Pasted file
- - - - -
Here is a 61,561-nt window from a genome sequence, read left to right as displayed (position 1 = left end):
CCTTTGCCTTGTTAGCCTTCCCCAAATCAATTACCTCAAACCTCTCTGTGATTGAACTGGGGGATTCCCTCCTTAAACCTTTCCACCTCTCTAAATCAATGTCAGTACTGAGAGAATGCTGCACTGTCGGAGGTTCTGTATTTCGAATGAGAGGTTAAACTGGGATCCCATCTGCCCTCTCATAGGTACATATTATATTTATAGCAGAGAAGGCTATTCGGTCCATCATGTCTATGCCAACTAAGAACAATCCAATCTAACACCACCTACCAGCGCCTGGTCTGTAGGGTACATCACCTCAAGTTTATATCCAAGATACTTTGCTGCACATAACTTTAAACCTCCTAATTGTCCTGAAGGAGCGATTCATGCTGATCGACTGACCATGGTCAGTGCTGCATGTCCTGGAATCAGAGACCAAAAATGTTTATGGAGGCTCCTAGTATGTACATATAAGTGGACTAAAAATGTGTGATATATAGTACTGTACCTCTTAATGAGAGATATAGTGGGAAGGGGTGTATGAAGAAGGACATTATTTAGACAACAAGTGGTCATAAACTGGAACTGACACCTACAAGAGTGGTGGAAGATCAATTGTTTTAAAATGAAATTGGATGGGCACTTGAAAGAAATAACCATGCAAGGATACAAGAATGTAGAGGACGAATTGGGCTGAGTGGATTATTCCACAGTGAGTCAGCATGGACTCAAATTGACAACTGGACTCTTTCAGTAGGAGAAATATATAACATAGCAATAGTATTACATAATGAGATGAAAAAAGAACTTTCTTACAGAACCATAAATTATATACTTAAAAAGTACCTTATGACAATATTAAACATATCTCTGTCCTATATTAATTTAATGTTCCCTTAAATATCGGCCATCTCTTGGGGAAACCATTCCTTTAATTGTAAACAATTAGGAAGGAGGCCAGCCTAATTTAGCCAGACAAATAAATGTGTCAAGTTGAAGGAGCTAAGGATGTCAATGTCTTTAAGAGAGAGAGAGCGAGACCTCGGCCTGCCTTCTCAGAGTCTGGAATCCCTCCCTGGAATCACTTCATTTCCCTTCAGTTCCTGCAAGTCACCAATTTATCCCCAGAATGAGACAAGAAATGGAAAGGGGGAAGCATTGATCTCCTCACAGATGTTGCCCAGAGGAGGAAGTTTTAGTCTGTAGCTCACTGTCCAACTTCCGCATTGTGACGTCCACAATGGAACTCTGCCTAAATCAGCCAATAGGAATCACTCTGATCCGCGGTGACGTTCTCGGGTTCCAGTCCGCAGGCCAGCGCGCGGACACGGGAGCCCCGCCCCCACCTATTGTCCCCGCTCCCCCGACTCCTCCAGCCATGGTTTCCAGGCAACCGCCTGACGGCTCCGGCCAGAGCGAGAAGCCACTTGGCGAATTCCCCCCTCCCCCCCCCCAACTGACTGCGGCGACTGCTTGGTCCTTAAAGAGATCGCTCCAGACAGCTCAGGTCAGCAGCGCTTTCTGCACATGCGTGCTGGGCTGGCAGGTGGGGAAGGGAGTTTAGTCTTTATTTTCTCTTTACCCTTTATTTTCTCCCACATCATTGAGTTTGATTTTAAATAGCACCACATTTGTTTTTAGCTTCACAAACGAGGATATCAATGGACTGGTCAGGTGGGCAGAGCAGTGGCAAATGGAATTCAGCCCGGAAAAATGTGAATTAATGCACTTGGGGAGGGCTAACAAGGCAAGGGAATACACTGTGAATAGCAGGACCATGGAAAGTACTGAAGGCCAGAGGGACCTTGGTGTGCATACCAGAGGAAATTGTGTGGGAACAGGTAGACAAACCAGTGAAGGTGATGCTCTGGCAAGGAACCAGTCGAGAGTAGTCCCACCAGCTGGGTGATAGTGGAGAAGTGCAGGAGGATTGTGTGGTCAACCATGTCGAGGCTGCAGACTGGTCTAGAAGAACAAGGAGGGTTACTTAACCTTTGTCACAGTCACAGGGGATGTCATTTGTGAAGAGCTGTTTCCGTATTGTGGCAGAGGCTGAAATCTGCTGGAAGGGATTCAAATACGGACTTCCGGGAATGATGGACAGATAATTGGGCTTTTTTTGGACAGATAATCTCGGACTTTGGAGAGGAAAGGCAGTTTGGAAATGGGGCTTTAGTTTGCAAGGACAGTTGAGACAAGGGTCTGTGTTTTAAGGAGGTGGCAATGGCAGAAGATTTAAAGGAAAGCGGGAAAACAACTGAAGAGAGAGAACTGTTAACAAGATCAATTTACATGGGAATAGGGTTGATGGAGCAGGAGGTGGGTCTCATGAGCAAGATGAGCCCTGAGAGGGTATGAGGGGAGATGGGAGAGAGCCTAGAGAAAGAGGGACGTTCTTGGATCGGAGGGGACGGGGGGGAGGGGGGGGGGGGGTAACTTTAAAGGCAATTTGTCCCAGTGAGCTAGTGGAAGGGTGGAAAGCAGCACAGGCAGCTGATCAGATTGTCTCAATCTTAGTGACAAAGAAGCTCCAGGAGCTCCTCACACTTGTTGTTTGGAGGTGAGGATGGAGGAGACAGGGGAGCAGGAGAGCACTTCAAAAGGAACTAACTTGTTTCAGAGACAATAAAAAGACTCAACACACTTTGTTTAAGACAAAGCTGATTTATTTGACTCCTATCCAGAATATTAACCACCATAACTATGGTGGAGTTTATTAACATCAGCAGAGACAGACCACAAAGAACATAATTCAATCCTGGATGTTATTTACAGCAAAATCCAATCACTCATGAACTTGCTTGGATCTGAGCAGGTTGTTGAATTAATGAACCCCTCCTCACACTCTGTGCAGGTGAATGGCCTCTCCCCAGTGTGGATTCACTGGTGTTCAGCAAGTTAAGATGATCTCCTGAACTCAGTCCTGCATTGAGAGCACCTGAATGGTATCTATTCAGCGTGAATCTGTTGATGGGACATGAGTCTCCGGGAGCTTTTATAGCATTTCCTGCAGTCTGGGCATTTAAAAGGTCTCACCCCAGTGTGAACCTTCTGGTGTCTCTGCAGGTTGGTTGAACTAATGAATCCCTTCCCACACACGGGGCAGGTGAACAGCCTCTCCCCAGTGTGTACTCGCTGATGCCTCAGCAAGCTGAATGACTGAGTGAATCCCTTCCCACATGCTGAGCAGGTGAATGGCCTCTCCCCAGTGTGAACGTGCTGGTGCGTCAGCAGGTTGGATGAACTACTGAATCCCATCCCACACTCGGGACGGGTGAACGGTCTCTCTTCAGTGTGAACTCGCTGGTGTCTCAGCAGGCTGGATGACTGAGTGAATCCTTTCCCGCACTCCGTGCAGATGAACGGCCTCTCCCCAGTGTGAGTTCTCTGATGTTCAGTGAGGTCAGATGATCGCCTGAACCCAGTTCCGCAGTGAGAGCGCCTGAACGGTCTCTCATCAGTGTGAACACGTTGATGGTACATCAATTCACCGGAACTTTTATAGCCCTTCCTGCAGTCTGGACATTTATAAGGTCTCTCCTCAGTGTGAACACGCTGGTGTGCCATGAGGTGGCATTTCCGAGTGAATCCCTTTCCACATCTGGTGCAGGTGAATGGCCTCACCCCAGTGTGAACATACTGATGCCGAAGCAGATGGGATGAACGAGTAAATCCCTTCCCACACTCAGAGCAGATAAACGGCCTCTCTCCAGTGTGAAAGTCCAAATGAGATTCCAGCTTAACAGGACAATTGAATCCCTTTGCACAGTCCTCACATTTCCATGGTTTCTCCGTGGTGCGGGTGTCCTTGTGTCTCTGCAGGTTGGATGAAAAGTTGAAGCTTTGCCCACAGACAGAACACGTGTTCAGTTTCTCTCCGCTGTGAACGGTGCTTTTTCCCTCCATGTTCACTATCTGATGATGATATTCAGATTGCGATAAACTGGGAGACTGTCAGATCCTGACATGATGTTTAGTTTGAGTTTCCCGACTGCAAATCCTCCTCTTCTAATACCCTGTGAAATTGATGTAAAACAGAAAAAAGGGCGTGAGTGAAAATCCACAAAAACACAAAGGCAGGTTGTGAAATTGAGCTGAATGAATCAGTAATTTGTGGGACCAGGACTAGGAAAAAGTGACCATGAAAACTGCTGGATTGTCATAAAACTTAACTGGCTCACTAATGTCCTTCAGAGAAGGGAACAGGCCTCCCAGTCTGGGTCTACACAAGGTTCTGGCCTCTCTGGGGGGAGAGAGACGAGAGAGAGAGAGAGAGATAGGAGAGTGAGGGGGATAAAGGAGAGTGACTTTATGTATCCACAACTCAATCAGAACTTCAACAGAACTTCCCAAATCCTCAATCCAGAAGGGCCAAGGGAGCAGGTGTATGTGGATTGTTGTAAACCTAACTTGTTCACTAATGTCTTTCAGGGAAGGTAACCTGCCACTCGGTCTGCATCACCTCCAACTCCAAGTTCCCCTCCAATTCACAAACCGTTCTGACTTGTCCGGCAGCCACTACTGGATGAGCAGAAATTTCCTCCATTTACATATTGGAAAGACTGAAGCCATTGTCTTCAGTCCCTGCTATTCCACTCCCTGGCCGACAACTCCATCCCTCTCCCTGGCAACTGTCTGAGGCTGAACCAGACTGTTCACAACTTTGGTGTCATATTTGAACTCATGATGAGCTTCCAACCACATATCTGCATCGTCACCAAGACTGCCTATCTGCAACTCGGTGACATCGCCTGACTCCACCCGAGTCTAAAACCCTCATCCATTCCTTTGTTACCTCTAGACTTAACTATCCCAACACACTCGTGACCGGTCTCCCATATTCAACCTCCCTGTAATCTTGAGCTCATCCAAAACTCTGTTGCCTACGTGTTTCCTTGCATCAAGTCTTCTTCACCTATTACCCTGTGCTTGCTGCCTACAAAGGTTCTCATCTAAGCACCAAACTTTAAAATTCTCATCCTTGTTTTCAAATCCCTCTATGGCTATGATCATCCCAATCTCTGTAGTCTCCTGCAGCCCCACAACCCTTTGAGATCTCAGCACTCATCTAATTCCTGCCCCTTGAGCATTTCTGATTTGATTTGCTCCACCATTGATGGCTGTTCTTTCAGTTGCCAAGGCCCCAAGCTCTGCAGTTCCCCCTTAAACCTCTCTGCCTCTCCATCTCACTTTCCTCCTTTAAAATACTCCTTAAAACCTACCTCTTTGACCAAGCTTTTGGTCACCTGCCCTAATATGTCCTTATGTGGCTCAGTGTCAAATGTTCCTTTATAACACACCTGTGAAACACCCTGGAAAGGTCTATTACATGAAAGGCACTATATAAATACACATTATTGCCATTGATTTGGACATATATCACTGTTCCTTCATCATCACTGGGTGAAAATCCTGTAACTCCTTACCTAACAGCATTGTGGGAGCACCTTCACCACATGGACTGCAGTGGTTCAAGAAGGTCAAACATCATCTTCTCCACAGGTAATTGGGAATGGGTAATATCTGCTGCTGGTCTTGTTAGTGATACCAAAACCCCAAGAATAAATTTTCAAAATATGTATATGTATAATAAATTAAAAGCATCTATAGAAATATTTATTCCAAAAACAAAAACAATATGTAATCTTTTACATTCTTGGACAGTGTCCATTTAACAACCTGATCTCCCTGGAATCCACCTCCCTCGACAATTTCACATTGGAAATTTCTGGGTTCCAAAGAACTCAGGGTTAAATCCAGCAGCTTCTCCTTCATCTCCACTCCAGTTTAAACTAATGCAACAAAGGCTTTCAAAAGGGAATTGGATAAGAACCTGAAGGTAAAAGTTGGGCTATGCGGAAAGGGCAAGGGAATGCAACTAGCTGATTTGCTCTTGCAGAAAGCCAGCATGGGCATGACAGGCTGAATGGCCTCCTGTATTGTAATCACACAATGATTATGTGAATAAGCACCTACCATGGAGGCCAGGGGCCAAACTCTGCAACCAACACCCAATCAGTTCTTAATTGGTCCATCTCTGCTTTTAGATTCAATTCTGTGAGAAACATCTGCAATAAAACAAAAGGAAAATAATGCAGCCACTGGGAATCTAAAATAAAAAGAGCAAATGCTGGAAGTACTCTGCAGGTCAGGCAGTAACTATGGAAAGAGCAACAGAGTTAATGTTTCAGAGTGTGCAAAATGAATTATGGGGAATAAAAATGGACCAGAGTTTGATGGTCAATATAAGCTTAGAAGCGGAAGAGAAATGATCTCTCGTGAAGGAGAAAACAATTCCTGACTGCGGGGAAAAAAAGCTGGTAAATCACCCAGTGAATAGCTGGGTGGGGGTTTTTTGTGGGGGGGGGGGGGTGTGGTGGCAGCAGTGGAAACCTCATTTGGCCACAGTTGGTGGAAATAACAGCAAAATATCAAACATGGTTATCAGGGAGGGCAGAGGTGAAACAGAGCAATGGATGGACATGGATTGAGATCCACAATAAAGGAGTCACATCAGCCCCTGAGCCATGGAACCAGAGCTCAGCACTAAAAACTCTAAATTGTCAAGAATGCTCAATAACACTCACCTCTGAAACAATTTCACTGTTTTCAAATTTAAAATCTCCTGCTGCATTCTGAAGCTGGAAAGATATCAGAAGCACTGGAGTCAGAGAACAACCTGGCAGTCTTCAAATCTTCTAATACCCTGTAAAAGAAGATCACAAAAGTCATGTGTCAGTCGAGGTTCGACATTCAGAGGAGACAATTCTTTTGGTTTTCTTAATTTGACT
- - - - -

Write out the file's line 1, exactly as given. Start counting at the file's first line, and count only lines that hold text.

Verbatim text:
Here is a 61,561-nt window from a genome sequence, read left to right as displayed (position 1 = left end):